Anonymity, Unlinkability and Unobservability leads to “Undiscoverability,” which is also called the attribution problem. By now, it should be rather visible as to the nature of the paradox emerging from this: to have security, attribution is required; for attribution, at least in our current internet model, the sacrifice of some privacy will be necessary.
There have been discussions in various academic circles which suggest that these very attributes of privacy can be used to enhance security; an example would be using what is called Pseudonymity: using a pseudonym as an identifier of a subject other than one of the subject’s real name and real identity.
Pseudonymity can be used to mitigate the loss of anonymity and loss of unlinkability from a security perspective by using a Trusted Broker identity and Access architecture. However, loss of unobservability is still very much a concern, both from an enterprise perspective (in terms of its employees), as well as a governmental perspective (in terms of its citizens). There is also ongoing discussion of using the “Panopticism” model to mitigate the unobservability problem, and therefore, as a feasible solution for privacy.
Jeremy Bentham, a 19th century British philosopher, jurist, and social reformer, developed the Panopticon, a circular prison building with an observation tower in the centre of an open space, which was, in turn, surrounded by an outer wall. This wall would contain cells for the prison occupants. This design would increase security by facilitating more effective surveillance. Residing within cells flooded with light, occupants would be readily distinguishable and visible to an official invisibly positioned in the central tower. Simultaneously, occupants would be invisible to each other, with concrete walls dividing their cells. This is a form of called mass “surveillance” derived from the french word “sur” meaning above.
Now this solution will raise the question of”Who is going to wield the “Anonymous Power” of being the Information Panopticon in a centralized privacy defined identity and access broker model?  Panopticism is already in use in the field of Information Technology; the CCTV systems in multifarious offices, shopping malls, subways of New York or London are examples. The use of drones is another example, in the digital marketing context, increasingly visible private data through web beacons leading proliferation of “dataveillance,” may be described as a mode of “mass surveillance” aimed to single out particular transactions through routine algorithmic methods for individualized marketing purposes.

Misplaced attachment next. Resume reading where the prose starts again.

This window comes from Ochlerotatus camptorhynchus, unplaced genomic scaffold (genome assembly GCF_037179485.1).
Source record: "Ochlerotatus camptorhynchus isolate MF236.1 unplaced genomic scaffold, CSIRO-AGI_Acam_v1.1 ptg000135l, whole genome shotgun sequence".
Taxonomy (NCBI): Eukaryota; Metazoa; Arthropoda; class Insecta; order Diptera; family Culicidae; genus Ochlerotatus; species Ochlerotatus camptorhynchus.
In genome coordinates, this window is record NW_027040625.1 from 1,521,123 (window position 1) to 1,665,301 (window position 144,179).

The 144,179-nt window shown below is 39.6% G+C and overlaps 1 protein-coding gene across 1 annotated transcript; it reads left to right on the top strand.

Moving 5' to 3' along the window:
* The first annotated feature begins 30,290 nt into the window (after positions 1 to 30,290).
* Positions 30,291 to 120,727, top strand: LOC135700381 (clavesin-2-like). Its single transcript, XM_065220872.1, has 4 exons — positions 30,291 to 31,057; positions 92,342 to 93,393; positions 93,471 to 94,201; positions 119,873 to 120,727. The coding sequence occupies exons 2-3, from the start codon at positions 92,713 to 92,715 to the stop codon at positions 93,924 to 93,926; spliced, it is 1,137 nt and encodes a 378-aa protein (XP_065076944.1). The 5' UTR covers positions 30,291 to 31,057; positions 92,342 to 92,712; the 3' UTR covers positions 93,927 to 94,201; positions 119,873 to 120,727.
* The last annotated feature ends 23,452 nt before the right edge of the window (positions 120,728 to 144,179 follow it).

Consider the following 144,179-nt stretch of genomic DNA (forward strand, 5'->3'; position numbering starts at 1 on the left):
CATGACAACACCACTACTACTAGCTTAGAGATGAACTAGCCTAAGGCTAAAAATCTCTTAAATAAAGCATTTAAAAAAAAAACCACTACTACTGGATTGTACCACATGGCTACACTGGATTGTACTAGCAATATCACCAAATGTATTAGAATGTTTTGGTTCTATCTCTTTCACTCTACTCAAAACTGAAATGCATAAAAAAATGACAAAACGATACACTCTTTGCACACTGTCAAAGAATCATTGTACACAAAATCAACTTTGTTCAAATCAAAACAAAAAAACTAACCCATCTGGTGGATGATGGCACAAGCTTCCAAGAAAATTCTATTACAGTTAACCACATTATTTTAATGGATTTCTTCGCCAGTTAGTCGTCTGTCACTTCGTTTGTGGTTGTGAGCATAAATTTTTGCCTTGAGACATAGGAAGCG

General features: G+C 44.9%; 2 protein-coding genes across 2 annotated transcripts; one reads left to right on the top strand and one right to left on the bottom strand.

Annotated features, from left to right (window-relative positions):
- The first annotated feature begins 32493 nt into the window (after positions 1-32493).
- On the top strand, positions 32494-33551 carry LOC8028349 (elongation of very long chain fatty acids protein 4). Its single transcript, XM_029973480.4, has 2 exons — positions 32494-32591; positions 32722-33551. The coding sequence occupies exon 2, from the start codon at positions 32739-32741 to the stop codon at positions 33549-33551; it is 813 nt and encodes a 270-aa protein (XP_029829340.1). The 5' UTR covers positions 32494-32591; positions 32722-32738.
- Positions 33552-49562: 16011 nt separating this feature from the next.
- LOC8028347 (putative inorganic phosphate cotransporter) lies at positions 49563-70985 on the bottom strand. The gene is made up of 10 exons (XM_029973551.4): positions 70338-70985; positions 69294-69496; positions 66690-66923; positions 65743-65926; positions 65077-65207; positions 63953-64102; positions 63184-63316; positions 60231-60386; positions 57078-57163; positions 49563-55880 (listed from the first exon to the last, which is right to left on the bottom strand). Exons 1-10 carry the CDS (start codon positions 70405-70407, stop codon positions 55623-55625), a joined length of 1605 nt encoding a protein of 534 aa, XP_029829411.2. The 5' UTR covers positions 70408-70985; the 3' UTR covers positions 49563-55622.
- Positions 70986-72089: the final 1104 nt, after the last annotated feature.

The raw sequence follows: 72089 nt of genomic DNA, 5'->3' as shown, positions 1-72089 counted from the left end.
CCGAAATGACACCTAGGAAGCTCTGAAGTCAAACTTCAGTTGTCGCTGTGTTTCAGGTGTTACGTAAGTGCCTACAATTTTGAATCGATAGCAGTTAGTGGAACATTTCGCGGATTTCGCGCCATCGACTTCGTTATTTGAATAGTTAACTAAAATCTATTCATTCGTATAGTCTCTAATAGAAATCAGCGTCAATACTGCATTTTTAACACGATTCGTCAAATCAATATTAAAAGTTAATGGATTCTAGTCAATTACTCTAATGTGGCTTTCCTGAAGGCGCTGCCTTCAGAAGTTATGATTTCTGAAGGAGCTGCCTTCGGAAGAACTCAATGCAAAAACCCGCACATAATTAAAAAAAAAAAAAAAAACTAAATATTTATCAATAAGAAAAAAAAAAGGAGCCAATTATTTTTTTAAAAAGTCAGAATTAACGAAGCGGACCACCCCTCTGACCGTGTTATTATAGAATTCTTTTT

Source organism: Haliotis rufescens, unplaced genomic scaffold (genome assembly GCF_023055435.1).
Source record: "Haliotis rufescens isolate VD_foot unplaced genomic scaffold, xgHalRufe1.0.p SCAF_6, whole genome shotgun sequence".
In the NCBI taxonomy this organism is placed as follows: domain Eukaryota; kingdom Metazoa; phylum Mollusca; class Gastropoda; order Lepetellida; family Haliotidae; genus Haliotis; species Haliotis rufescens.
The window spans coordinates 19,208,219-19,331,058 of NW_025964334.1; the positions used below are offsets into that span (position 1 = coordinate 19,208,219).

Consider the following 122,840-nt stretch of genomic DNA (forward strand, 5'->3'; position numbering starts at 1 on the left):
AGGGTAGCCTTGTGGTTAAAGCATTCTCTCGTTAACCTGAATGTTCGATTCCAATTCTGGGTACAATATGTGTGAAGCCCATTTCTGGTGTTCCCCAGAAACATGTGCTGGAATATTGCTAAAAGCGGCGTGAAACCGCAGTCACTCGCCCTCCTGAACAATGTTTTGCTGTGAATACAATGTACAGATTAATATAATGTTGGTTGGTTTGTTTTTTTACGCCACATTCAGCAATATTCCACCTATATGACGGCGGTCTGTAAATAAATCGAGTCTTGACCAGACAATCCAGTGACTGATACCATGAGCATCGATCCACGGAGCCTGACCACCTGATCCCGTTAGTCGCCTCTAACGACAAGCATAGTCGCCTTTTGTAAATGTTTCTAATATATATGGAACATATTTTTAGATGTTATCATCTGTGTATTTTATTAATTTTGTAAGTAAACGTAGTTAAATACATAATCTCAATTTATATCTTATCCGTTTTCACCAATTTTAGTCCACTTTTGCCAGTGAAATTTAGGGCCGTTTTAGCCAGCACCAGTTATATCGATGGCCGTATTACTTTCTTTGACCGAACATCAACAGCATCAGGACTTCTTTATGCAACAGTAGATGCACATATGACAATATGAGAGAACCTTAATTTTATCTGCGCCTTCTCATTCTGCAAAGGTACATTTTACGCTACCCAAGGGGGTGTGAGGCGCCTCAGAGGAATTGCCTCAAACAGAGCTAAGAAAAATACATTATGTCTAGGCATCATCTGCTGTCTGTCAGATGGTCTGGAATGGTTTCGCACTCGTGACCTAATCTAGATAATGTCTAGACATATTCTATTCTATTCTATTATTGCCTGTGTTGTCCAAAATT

It is somewhat plausible that this conceptual model of Pseudonymity (from a Digital Identity perspective), when added to Panopticism, can be developed as an alternate solution to resolve the Security vs. Privacy paradox from a mass surveillance context. To this new model if we add “Sousveillance”  coined by Steve Mann from the french word “sou”  from below and “veiller” to watch, we may achieve equivalence a state of equilibrium between surveillance and sousveillance.
David Brin in his book “The Transparent Society” argues that it will be good for society if the powers of surveillance are shared with the citizenry, allowing “sousveillance” or “viewing from below,” enabling the public to watch the watchers. According to Brin, this only continues the same trend promoted by Adam Smith, John Locke, the US Constitutionalists and the western enlightenment movement, who held that any elite (whether commercial, governmental, or aristocratic) should experience constraints upon its power, and there is no power-equalizer greater than KNOWLEDGE.
Inverse surveillance subset of sousveillance can be used to preserve the contextual integrity of mass surveillance data. For example, a lifelong capture of personal experience could provide “best evidence” over external surveillance data, to prevent the mass surveillance data (example: protection against the Meta data connections from mass surveillance data) from being taken out of context.
To have a society within which personal freedoms and justice are equally distributed, I strongly believe equivalence is needed. Equiveillance will represent a harmonious balance that ensures maximization of human freedom and individual rights at the same time, balancing the need for communal democracy and communal security.  Equiveillancy will address the privacy issues of ubiquitous computing, wearable computing, augmented reality and increasing artificial intelligence of machines, by maintaining a balance between surveillance and sousveillance while maximizing personal privacy “wants” and optimizing individual, organizational and national cyber security “needs”.
I hope we can raise the awareness of sousveillance on World Sousveillance Day (WSD) which occurs on December 24th – the busiest shopping day of the year. WSD aims to raise awareness of the imbalance today between surveillance and sousveillance, as particularly exemplified in shopping malls where surveillance is ubiquitous whereas sousveillance is prohibited.
I will be talking about the need to build resilience in Information Security  at HP Discover 2014, at Barcelona on December 4, 2014.  The Topic is “Moving Beyond Vulnerability Testing”